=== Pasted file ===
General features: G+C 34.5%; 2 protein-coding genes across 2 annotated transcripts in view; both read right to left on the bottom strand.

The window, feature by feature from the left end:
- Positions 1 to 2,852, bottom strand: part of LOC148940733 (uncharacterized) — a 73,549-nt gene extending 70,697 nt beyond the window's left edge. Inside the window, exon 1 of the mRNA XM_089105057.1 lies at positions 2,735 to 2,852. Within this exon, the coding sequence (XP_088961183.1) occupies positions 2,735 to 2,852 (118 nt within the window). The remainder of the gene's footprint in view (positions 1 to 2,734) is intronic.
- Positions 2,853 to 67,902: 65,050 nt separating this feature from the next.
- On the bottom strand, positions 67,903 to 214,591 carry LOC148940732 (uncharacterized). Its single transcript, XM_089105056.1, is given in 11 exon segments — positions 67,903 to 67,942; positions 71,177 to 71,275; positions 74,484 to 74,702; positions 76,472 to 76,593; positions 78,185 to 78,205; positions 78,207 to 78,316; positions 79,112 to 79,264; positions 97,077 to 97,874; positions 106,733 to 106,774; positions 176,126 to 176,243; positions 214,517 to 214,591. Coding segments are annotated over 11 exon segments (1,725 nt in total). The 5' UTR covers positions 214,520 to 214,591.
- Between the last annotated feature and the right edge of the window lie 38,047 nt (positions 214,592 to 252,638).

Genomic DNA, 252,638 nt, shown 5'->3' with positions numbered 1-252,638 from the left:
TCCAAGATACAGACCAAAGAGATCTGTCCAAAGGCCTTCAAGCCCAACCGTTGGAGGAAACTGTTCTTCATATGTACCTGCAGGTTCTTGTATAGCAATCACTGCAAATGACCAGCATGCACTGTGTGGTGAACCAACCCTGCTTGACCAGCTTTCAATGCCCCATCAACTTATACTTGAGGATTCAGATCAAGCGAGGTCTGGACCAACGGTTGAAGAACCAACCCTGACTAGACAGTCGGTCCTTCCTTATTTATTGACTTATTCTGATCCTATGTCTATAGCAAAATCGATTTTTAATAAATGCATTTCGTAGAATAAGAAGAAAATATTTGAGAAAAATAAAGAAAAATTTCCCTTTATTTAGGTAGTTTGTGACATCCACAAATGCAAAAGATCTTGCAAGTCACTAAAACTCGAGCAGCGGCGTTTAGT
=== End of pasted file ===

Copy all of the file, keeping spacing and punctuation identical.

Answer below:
General features: G+C 34.5%; 2 protein-coding genes across 2 annotated transcripts in view; both read right to left on the bottom strand.

The window, feature by feature from the left end:
- Positions 1 to 2,852, bottom strand: part of LOC148940733 (uncharacterized) — a 73,549-nt gene extending 70,697 nt beyond the window's left edge. Inside the window, exon 1 of the mRNA XM_089105057.1 lies at positions 2,735 to 2,852. Within this exon, the coding sequence (XP_088961183.1) occupies positions 2,735 to 2,852 (118 nt within the window). The remainder of the gene's footprint in view (positions 1 to 2,734) is intronic.
- Positions 2,853 to 67,902: 65,050 nt separating this feature from the next.
- On the bottom strand, positions 67,903 to 214,591 carry LOC148940732 (uncharacterized). Its single transcript, XM_089105056.1, is given in 11 exon segments — positions 67,903 to 67,942; positions 71,177 to 71,275; positions 74,484 to 74,702; positions 76,472 to 76,593; positions 78,185 to 78,205; positions 78,207 to 78,316; positions 79,112 to 79,264; positions 97,077 to 97,874; positions 106,733 to 106,774; positions 176,126 to 176,243; positions 214,517 to 214,591. Coding segments are annotated over 11 exon segments (1,725 nt in total). The 5' UTR covers positions 214,520 to 214,591.
- Between the last annotated feature and the right edge of the window lie 38,047 nt (positions 214,592 to 252,638).

Genomic DNA, 252,638 nt, shown 5'->3' with positions numbered 1-252,638 from the left:
TCCAAGATACAGACCAAAGAGATCTGTCCAAAGGCCTTCAAGCCCAACCGTTGGAGGAAACTGTTCTTCATATGTACCTGCAGGTTCTTGTATAGCAATCACTGCAAATGACCAGCATGCACTGTGTGGTGAACCAACCCTGCTTGACCAGCTTTCAATGCCCCATCAACTTATACTTGAGGATTCAGATCAAGCGAGGTCTGGACCAACGGTTGAAGAACCAACCCTGACTAGACAGTCGGTCCTTCCTTATTTATTGACTTATTCTGATCCTATGTCTATAGCAAAATCGATTTTTAATAAATGCATTTCGTAGAATAAGAAGAAAATATTTGAGAAAAATAAAGAAAAATTTCCCTTTATTTAGGTAGTTTGTGACATCCACAAATGCAAAAGATCTTGCAAGTCACTAAAACTCGAGCAGCGGCGTTTAGT